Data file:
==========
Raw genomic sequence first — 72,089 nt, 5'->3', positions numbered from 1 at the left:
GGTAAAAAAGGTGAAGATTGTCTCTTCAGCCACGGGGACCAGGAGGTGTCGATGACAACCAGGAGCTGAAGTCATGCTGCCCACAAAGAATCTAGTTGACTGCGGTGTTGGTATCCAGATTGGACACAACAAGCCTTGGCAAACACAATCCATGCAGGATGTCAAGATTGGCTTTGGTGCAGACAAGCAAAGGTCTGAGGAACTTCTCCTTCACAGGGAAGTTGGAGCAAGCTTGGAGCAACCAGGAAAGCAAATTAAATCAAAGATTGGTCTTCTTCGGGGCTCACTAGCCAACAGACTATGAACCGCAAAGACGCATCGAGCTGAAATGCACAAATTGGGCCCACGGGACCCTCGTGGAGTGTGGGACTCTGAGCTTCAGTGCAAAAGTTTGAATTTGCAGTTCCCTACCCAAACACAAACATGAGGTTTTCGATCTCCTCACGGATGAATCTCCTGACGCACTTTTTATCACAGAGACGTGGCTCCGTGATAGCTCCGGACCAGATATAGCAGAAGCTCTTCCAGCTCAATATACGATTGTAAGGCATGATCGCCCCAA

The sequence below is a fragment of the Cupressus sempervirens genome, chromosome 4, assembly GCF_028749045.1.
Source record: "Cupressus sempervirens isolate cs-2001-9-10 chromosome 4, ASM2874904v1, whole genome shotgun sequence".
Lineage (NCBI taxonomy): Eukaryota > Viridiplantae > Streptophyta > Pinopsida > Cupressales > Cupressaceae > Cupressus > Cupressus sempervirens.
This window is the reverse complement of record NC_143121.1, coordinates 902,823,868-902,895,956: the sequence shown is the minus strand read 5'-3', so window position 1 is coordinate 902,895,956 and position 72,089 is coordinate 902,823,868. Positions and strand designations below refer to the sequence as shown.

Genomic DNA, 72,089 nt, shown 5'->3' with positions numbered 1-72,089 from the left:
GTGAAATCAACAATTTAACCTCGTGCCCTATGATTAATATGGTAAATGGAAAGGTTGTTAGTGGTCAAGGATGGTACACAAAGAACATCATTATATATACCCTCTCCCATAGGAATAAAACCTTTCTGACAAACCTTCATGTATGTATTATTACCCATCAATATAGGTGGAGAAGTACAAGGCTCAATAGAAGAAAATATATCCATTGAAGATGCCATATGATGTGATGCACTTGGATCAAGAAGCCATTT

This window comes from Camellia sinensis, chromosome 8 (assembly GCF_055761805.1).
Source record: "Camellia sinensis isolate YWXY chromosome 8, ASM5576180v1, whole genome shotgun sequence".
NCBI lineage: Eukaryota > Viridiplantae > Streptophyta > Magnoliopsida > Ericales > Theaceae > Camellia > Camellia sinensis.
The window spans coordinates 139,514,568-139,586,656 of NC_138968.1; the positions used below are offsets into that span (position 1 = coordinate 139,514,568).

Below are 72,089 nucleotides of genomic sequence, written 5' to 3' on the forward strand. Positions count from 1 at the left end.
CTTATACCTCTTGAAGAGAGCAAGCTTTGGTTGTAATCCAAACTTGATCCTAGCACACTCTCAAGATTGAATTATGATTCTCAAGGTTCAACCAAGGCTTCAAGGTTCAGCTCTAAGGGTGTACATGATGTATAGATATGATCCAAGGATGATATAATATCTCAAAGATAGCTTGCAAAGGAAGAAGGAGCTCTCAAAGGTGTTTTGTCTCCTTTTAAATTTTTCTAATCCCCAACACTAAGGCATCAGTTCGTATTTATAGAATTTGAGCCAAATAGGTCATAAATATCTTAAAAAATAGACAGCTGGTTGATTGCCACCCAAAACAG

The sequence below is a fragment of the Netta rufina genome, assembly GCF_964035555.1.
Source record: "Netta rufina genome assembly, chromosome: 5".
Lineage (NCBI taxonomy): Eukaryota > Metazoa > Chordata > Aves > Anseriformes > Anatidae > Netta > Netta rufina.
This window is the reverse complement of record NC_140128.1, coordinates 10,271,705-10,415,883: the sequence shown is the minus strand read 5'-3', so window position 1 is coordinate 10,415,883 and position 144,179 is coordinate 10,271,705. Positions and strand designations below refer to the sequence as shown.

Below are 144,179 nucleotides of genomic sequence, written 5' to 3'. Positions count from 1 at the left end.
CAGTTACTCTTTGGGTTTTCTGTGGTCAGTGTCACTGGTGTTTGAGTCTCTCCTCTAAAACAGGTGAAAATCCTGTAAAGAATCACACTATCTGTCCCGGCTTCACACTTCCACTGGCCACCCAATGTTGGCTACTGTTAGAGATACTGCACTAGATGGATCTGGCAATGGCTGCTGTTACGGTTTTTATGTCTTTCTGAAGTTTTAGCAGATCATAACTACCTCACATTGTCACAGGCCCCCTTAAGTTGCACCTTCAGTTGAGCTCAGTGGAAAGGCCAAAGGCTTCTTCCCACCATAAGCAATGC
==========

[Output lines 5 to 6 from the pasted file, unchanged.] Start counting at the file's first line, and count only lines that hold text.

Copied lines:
Lineage (NCBI taxonomy): Eukaryota > Viridiplantae > Streptophyta > Pinopsida > Cupressales > Cupressaceae > Cupressus > Cupressus sempervirens.
This window is the reverse complement of record NC_143121.1, coordinates 902,823,868-902,895,956: the sequence shown is the minus strand read 5'-3', so window position 1 is coordinate 902,895,956 and position 72,089 is coordinate 902,823,868. Positions and strand designations below refer to the sequence as shown.